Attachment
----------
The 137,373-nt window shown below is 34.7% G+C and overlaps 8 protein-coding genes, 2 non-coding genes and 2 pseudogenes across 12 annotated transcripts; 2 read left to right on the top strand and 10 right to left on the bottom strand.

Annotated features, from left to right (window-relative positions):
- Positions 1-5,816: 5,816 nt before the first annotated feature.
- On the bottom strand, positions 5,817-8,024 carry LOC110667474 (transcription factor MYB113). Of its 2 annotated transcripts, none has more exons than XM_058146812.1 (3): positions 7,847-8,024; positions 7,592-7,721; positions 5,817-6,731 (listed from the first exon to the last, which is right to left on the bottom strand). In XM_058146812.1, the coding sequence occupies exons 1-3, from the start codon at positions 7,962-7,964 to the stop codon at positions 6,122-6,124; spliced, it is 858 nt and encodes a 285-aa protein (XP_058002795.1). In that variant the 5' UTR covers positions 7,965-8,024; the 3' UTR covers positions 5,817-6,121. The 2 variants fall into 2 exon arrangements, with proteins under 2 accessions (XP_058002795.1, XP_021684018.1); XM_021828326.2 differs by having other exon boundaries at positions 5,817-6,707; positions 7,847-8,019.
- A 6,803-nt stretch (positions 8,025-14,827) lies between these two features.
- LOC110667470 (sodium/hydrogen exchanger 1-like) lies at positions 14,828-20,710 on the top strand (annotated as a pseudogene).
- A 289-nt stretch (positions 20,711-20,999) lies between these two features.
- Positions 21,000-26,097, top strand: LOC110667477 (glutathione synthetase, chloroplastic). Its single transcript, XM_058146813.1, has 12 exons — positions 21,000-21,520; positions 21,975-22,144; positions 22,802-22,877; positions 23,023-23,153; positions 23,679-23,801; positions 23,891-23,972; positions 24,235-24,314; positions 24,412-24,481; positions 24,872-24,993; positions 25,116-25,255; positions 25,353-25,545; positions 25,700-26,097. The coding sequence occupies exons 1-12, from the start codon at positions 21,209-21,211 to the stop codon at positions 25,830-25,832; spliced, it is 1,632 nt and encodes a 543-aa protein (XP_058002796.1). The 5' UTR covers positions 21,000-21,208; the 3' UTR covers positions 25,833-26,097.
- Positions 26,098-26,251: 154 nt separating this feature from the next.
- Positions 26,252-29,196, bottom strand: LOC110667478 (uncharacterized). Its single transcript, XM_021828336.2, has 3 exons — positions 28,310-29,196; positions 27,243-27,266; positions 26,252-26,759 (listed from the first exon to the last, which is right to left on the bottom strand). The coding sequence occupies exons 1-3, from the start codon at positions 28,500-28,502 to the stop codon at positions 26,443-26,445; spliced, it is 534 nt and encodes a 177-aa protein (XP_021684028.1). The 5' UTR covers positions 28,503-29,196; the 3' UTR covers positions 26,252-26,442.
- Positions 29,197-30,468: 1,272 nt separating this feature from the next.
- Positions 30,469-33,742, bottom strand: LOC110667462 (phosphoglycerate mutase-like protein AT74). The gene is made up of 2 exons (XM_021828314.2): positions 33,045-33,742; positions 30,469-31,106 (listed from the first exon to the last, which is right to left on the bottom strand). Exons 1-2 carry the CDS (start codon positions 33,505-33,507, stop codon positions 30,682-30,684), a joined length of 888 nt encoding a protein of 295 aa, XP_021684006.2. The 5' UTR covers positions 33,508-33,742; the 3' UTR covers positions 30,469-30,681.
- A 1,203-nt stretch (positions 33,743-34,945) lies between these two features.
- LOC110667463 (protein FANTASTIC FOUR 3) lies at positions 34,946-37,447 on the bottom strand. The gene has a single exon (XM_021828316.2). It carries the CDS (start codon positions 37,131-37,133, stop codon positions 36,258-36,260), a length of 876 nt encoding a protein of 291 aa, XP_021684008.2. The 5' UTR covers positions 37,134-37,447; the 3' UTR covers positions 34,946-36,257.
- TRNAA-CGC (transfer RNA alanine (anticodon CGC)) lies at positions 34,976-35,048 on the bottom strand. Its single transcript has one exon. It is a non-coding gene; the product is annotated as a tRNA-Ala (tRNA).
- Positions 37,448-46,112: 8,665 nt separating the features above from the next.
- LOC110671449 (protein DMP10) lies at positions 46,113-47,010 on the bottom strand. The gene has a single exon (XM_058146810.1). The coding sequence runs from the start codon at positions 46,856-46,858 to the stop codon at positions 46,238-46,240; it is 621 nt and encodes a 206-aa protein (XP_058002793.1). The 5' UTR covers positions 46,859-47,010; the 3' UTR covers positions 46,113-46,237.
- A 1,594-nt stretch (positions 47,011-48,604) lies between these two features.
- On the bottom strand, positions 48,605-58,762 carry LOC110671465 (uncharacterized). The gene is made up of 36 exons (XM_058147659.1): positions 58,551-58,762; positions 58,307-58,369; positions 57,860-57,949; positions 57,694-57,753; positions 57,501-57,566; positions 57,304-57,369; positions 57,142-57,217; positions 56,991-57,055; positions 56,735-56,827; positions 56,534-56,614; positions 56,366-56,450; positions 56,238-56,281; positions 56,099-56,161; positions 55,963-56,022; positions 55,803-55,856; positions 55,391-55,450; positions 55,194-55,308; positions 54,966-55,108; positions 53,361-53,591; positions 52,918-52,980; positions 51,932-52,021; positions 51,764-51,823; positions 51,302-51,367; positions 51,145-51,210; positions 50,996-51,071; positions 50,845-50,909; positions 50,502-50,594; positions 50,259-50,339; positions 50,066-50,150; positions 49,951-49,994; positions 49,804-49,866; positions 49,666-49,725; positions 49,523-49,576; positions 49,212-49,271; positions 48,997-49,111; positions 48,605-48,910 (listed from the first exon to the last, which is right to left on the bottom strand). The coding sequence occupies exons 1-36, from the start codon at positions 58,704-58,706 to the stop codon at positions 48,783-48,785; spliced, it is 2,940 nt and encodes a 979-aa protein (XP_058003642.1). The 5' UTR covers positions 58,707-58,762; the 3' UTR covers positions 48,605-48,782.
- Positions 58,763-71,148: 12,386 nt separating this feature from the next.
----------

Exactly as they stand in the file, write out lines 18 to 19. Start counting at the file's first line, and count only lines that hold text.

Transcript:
- A 1,594-nt stretch (positions 47,011-48,604) lies between these two features.
- On the bottom strand, positions 48,605-58,762 carry LOC110671465 (uncharacterized). The gene is made up of 36 exons (XM_058147659.1): positions 58,551-58,762; positions 58,307-58,369; positions 57,860-57,949; positions 57,694-57,753; positions 57,501-57,566; positions 57,304-57,369; positions 57,142-57,217; positions 56,991-57,055; positions 56,735-56,827; positions 56,534-56,614; positions 56,366-56,450; positions 56,238-56,281; positions 56,099-56,161; positions 55,963-56,022; positions 55,803-55,856; positions 55,391-55,450; positions 55,194-55,308; positions 54,966-55,108; positions 53,361-53,591; positions 52,918-52,980; positions 51,932-52,021; positions 51,764-51,823; positions 51,302-51,367; positions 51,145-51,210; positions 50,996-51,071; positions 50,845-50,909; positions 50,502-50,594; positions 50,259-50,339; positions 50,066-50,150; positions 49,951-49,994; positions 49,804-49,866; positions 49,666-49,725; positions 49,523-49,576; positions 49,212-49,271; positions 48,997-49,111; positions 48,605-48,910 (listed from the first exon to the last, which is right to left on the bottom strand). The coding sequence occupies exons 1-36, from the start codon at positions 58,704-58,706 to the stop codon at positions 48,783-48,785; spliced, it is 2,940 nt and encodes a 979-aa protein (XP_058003642.1). The 5' UTR covers positions 58,707-58,762; the 3' UTR covers positions 48,605-48,782.